Spinal Cord Stimulators - Living Pain Free


At least 100 million American adults are affected by chronic pain. Implanted devices have been proven effective, but they make it unsafe to get MRI scans, and difficult to diagnose problems.

In Wednesday's Medical Moment, how first of its kind, FDA approved, device is changing that.

For years a simple walk with her dog Carmen was just too painful for Susan Hennen.

"On a scale of one to ten, it was a 14, or 12, or beyond," says Susan Hennen.

Susan has suffered with back pain for more than two decades.

"I was depressed,” explains Susan “I did not want to live a life on oxycodone."

She had considered an implantable spinal cord stimulator, a device similar to a pacemaker that works by interrupting pain signals to the brain. The problem? The devices were not MRI safe, until now.

"It is a breakthrough, significant breakthrough," says Asokumar Buvanendran, MD, a Professor of Pain Medicine and Anesthesiology at Rush University Medical Center.

Doctor Asokumar Buvanendran says the sure-scan neurostimulator has specially designed leads making it MRI safe.

"And this is where it's actually sitting," says Dr. Buvanendran.

It is now allowing doctors to still diagnose the possible patient problems of tomorrow, while taking care of the pain today.

"If you are able to get him or her back to functionality, it's huge," says Dr. Buvanendran.

Susan had the device implanted two weeks ago and is already feeling the difference.

"I am glad I did it,” says Susan. “I am really glad I did it."

So is Carmen, who she has been able to keep up with now.

Patients considering the device can do a trial before making it permanent. Patients wear an external neurostimulator around their waist during the week-long screening test to see what kind of pain relief they can expect.

MEDICAL BREAKTHROUGHS
RESEARCH SUMMARY

TOPIC: Spinal Cord Stimulators - Living Pain Free
REPORT: MB # 3683

BACKGROUND: Most people experience back pain every now and then but often do not understand what is causing the pain. This pain can sometimes interfere with our daily lives and may interrupt plans. Common forms of back pain occur in the mid to low back and includes fractures, sore muscles and tendons and herniated discs. These injuries develop over an extended period of time, leaving patients with little relief. (Source: http://www.webmd.com/back-pain/guide/understanding-back-pain-basics)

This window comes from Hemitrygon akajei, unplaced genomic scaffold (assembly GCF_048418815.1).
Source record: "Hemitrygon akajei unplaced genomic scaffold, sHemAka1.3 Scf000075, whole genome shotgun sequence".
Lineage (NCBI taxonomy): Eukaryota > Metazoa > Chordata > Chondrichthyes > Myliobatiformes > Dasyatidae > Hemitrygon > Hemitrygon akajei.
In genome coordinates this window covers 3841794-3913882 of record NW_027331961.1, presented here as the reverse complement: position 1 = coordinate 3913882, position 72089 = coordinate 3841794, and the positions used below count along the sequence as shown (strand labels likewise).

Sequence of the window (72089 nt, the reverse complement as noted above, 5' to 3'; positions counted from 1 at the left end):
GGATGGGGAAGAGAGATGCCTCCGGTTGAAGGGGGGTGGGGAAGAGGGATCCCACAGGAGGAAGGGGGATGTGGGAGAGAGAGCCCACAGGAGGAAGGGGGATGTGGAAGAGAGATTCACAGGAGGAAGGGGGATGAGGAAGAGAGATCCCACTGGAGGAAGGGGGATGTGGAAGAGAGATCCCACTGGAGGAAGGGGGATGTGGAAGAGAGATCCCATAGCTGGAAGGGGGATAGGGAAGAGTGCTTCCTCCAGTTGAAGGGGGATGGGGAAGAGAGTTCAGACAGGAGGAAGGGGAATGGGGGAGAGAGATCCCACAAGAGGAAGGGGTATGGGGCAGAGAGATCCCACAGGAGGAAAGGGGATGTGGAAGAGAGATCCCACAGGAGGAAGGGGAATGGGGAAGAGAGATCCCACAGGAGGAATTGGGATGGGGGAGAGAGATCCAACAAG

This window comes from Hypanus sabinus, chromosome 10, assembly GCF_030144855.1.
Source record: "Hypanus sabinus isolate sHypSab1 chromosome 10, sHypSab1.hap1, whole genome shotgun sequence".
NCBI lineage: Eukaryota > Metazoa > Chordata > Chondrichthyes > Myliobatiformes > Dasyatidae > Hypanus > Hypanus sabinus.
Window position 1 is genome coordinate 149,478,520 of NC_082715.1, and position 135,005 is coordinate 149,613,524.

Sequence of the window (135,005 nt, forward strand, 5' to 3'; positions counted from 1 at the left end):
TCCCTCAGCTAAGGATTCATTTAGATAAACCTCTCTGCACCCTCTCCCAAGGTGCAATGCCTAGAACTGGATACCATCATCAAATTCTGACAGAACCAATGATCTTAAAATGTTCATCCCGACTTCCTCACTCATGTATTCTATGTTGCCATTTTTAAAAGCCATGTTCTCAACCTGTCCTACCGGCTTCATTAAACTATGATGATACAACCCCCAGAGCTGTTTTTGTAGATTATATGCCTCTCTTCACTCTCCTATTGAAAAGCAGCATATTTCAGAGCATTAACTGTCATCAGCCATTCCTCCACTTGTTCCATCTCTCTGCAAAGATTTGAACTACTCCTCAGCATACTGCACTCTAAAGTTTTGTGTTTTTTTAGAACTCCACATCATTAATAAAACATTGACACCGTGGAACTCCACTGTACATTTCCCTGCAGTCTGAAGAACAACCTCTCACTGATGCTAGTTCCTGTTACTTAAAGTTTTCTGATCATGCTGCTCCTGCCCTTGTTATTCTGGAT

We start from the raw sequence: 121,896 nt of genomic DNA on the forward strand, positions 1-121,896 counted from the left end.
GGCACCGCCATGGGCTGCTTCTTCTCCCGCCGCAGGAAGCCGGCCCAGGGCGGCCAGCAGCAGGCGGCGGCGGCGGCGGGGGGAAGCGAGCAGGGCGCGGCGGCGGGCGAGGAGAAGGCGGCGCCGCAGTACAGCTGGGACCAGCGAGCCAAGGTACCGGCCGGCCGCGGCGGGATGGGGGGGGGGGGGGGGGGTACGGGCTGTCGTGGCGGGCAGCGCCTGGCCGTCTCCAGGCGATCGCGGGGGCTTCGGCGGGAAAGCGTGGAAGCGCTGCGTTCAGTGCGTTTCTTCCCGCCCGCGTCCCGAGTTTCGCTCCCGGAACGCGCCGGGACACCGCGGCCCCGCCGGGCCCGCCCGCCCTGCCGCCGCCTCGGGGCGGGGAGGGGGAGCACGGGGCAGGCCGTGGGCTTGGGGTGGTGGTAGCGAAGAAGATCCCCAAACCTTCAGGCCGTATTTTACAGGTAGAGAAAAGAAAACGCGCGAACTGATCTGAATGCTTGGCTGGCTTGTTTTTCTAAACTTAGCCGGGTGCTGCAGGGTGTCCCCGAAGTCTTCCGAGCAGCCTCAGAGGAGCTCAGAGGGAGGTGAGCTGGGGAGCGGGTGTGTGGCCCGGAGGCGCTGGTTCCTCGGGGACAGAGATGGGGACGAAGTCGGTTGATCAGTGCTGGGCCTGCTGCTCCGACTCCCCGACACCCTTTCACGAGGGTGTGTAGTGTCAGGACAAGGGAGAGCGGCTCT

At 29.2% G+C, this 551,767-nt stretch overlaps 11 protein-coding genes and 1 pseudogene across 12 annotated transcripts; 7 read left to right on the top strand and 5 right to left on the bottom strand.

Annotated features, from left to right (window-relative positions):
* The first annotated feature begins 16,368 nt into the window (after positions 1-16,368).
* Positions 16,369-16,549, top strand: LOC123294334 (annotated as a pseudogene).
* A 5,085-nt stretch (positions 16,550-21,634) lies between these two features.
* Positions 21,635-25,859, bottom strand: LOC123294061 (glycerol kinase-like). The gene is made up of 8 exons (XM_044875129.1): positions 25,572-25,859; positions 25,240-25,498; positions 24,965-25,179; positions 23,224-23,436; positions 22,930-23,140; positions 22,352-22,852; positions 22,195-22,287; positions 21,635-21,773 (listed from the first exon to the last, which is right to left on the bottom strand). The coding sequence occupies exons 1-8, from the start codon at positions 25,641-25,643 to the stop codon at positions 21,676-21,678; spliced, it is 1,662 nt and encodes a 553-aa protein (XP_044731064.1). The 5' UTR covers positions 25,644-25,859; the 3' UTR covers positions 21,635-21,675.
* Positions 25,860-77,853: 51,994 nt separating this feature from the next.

CAUSES: Back pain cultivates from our own individual bad habits. Intense physical activity, poor posture, and sitting incorrectly are all self-inflecting factors that cause our backs to give us a painful and uncomfortable feeling. Generally, back pain exists in the lower part of a person's back, but may sometimes appear at the neck. Sometimes there is not a specific reason why back pain occurs. This may happen when simple motor movements such as walking, stretching and bending become more difficult. Chronic back pain is a constant ache caused from muscle tension. This condition is called myofascial and stems from emotional issues or stress. (Source: http://www.webmd.com/back-pain/guide/understanding-back-pain-basics)

TREATMENT: A change of physical activity is one of the most common treatments for back pain. Because back pain can be so broad, it is hard for doctors to diagnose a patient immediately. Heating pads, ice packs and pain medication are all helpful in aiding back pain, but frequent trips to your chiropractor for weekly adjustments may help as well. If back pain is more serious, surgery may be necessary along with cortisone injections. (Source: http://www.mayoclinic.com/health/back-pain/DS00171/DSECTION=treatments-and-drugs)

NEW TECHNOLOGY: An implantable spinal cord stimulator is a mechanism comparable to a pacemaker. The stimulator transmits electrical pulses to the spine through a pulse generator. The pulses hinder the nerve impulses that cause pain in the lower back. This is an outpatient procedure done through local anesthesia. A trial procedure is done first to determine how successful the implant will be. Then a second procedure is done to implant a permanent stimulator. When the surgery is finished, it is expected that the stimulation will be used several times a day depending on the patient's pain level. (Source: http://www.webmd.com/back-pain/spinal-cord-stimulation-for-low-back-pain)

FOR MORE INFORMATION, PLEASE CONTACT:

Deborah Song
Associate Director, Media Relations
Rush University Medical Center
312-942-0588
deb_song@rush.edu

If this story or any other Ivanhoe story has impacted your life or prompted you or someone you know to seek or change treatments, please let us know by contacting Marjorie Bekaert Thomas at mthomas@ivanhoe.com


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